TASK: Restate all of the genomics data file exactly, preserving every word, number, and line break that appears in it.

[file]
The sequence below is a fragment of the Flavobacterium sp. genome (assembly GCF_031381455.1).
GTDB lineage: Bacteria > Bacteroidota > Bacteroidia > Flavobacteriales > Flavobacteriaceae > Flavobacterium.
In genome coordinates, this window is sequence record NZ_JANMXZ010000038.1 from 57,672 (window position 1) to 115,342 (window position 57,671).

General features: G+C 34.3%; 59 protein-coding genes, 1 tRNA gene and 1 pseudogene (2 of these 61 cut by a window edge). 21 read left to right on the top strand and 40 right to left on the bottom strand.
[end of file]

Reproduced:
The sequence below is a fragment of the Flavobacterium sp. genome (assembly GCF_031381455.1).
GTDB lineage: Bacteria > Bacteroidota > Bacteroidia > Flavobacteriales > Flavobacteriaceae > Flavobacterium.
In genome coordinates, this window is sequence record NZ_JANMXZ010000038.1 from 57,672 (window position 1) to 115,342 (window position 57,671).

General features: G+C 34.3%; 59 protein-coding genes, 1 tRNA gene and 1 pseudogene (2 of these 61 cut by a window edge). 21 read left to right on the top strand and 40 right to left on the bottom strand.